The name Recha Freier may not sound familiar. But it should.
Recha Freier was the visionary that began the Youth Aliyah movement to Israel. In 1931, she was approached by a group of Jewish boys that had been let go from their jobs in Berlin. It was clear they were fired because they were Jewish. Freier saw the writing on the wall and began to pursue the building of a pipeline, an avenue leading teenagers and young adults to the land of Israel. A land where they could flee discrimination, create community, belong, and feel at home. Child by child, teen by teen, Freier might have felt the impact of her endeavors. However, at the onset, she probably did not realize how vital her services would be needed in just a few years.
Between 1939 and 1941, Recha Freier was successful in saving and relocating almost 10,000 Jewish children to the land of Palestine. 10,000 Jewish children that would have certainly perished if left in the hands of Nazi Germany. In 2003, the Youth Aliyah German Committee stated, “It was the vision of Recha Freier that not only enabled the rescue of so many children of the Holocaust—the darkest hour of mankind—but also created a unique network for the problems confronting Jewish children during the following decades.” Out of the pitch of night, the horrors of humanity, Freier refused to succumb and instead, brought light to the hands of those fumbling and lost.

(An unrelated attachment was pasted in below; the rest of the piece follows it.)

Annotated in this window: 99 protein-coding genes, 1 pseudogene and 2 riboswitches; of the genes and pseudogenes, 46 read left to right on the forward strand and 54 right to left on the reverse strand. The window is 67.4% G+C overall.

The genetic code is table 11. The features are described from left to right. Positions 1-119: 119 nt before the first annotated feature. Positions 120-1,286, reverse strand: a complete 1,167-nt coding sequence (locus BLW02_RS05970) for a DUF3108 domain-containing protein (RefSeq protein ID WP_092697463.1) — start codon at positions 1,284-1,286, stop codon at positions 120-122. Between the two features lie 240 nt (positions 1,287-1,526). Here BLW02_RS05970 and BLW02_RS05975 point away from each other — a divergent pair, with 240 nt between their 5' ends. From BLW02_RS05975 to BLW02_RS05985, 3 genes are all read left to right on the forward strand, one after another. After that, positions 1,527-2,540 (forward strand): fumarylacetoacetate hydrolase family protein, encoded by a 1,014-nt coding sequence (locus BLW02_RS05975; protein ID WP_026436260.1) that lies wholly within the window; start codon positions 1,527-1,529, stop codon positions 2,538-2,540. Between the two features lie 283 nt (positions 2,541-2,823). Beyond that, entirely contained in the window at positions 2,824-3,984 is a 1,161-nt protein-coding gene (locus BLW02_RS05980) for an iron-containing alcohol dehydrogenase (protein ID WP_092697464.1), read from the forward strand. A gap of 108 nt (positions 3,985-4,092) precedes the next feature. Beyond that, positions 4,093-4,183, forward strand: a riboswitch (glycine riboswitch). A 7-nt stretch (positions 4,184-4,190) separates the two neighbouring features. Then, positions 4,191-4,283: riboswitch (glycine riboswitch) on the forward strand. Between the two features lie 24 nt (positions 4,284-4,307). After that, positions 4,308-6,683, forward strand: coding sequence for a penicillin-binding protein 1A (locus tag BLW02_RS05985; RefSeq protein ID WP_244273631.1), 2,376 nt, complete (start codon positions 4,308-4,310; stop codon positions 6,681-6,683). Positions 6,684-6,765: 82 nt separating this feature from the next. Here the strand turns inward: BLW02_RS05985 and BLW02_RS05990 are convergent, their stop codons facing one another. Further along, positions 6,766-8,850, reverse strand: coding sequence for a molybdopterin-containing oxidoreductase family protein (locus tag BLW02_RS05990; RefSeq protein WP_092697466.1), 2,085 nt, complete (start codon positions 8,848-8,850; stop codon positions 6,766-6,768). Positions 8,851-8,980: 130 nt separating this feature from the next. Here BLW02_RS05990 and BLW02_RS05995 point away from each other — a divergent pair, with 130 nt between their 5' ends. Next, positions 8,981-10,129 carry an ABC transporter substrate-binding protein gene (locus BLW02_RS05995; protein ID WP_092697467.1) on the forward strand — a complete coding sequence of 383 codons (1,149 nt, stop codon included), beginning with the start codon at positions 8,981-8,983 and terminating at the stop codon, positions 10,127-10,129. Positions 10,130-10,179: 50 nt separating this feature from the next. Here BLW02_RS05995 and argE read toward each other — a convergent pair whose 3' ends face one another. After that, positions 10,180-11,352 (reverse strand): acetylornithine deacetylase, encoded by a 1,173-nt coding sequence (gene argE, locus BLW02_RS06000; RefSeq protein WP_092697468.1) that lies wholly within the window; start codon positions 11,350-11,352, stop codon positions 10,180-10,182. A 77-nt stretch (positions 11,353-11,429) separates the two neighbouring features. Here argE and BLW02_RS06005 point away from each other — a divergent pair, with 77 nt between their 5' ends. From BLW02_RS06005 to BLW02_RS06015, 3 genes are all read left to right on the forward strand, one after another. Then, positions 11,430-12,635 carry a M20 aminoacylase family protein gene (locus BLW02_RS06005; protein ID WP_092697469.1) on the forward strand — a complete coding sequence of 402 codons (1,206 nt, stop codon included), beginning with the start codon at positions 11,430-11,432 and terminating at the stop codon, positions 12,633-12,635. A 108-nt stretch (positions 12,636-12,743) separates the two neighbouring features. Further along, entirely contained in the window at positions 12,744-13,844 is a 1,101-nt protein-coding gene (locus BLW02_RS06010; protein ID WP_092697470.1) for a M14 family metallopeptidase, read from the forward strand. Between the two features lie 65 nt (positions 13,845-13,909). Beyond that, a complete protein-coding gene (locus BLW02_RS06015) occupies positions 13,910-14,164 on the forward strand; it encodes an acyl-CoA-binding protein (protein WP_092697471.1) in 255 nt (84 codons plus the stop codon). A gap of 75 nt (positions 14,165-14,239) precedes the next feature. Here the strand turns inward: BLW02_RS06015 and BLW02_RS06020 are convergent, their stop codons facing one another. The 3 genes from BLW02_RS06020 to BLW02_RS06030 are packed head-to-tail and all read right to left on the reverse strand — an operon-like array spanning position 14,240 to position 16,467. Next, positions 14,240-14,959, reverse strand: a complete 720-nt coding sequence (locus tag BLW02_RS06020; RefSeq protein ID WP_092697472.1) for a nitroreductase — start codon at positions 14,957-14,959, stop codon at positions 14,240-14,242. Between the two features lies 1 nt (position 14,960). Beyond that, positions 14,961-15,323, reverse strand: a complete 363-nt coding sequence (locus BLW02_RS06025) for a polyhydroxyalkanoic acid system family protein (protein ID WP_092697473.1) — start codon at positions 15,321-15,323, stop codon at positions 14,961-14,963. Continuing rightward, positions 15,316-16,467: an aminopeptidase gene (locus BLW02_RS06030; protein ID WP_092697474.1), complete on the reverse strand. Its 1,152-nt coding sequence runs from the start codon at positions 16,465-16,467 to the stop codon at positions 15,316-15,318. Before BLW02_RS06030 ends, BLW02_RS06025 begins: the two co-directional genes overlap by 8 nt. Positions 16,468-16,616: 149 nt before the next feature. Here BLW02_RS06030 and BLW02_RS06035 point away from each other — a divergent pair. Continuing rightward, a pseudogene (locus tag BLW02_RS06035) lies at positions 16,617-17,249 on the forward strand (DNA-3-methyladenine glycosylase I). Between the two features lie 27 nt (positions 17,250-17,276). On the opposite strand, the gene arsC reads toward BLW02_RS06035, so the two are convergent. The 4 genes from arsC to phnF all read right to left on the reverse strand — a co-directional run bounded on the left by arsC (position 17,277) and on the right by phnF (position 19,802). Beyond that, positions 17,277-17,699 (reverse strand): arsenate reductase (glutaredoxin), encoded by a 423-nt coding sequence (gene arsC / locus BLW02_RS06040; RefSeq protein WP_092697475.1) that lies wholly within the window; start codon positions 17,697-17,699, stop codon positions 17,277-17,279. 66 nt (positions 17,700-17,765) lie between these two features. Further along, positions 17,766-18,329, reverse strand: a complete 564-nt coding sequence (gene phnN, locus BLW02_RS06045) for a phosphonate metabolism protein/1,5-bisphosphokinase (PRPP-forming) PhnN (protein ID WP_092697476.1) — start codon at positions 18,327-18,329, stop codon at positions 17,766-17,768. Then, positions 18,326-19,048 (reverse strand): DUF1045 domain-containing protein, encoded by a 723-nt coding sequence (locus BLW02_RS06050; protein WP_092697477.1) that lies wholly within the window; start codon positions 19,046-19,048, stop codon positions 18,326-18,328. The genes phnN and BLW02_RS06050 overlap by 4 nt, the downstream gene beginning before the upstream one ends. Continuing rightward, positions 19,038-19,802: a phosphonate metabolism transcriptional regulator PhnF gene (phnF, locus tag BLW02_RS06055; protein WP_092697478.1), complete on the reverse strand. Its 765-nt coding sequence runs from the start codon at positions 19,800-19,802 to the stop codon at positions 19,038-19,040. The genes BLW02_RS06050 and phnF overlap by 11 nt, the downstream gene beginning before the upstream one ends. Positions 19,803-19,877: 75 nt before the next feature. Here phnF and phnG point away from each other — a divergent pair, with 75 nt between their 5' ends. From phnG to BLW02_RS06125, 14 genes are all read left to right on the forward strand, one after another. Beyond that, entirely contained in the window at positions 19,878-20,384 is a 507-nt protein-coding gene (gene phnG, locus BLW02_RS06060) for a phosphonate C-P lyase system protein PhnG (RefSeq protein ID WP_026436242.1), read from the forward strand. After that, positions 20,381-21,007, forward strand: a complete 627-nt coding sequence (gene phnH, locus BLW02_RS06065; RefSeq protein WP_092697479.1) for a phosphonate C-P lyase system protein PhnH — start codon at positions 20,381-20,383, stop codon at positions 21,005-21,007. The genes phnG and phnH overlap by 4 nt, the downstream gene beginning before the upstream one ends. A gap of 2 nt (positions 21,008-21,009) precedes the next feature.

Yom Haatzmaut emerges out of Yom Hazikaron, the two woven within each other. We mourn the fallen, those that give their lives to protect our Holy Land. And then moments later, we sing. Celebrating the promise of tomorrow, our hearts still wrenched with tears and grief. Israel’s history is built upon those that understand success is achieved if someone is willing to see through the shadows. Israel is the home of the bearers of light.
Darkness exists in many shapes and sizes. But the miracle of Israel is proof enough. Be the one to light the match. Looming darkness stands no chance against burgeoning hope.
In partnership with The Jewish Journal, you can also find Rabbi Guzik’s blog post HERE.